Starve To Survive – Have Me To Waste EP

Newcastle’s latest Hardcore reprobates Starve To Survive are back after a whole three years with a new EP, Have Me To Waste (Caliber), hoping to make their own statement of intent and garner some of the attention that the northern Hardcore scene generates, specifically Loathe and God Complex who have been turning more than a few heads over the past year.

‘Back & Forth’ sets the tone from the start with a bendy, dissonant riff and we’re treated to our first, but certainly not last, synth-backed breakdown. The title track follows a similar framework, and with their crashing symbols, grooving rhythm section and smattering of mosh calls, you can tell right away that these songs will be fun live, if not wholly original. When Starve To Survive do try something new, it feels like it belongs on a completely different record, like the Industrial-inspired and electronic breaks on ‘Twinge’ that feel like they’re meant to build atmosphere but only come across as jarring when a tinny Tech Metal riff breaks the mood.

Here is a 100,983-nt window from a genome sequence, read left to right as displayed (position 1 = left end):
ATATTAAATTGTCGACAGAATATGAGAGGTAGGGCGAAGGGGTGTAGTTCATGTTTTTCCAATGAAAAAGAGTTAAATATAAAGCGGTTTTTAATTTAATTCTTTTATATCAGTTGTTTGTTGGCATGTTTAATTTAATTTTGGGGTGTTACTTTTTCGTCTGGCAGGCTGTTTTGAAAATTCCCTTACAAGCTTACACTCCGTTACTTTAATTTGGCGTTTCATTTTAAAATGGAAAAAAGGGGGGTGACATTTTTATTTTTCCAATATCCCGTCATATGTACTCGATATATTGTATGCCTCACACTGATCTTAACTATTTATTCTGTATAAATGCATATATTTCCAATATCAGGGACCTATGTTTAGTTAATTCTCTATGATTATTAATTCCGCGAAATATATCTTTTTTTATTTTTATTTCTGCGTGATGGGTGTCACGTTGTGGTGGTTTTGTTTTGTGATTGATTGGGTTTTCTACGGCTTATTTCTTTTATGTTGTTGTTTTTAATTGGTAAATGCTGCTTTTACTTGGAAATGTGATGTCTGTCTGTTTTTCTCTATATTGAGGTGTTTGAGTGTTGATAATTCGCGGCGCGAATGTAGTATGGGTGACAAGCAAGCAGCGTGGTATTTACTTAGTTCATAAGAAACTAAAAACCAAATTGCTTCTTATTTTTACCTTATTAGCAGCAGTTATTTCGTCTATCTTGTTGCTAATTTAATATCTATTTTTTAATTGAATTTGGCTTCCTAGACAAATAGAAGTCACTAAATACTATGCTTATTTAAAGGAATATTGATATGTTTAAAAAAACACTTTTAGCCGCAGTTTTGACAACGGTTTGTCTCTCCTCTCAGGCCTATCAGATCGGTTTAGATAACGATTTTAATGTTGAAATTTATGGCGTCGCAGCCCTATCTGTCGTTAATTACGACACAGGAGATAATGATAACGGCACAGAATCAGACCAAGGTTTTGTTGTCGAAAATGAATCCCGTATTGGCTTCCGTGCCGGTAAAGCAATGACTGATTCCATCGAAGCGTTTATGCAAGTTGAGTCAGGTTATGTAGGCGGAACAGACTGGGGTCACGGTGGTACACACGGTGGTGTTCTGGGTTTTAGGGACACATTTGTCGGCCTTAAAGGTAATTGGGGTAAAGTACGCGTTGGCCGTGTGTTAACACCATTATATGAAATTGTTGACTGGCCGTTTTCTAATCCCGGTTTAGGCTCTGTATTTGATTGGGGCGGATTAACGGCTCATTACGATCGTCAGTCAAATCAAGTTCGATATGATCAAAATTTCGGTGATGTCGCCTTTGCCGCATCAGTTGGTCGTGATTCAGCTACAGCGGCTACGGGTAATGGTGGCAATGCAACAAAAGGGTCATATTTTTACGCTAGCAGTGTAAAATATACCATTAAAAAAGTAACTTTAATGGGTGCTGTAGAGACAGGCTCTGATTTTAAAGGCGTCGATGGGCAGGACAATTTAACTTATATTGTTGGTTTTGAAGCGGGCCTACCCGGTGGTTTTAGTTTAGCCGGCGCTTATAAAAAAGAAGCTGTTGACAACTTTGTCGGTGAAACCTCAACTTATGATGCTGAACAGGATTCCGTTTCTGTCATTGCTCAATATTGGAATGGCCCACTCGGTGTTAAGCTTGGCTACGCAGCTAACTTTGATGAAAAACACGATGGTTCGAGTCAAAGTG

Harry Rule (God Complex) lends his savage, spiteful bark to lead single ‘Dismal’, but sadly it gives us a glimpse of the kind of down-trodden, guttural sound that the EP lacks as a whole and could have benefited from to give it more lasting impact. Connor Sweeney of Loathe has done a decent job with the production and tracks like closer ‘Resolute’ let out the kind of direct aggression we’ve been craving, but it doesn’t feel like these ideas have been pushed far enough, particularly when ‘Resolute’ is only ninety seconds and relies far too heavily on electronic ambience when it could be smacking you in the face.

At its most energetic, Have Me To Waste is a belligerent slab of bouncing, palm-muted riffs and beatdowns. While it misses the mark on some occasions with a few oddball stylistic choices and its reliance on recycling ideas across its short run time, its faults feel symptomatic of youthful ambition rather than any lack of skill. There are certainly worse ways to waste twenty minutes.

5 / 10

ROSS JENNER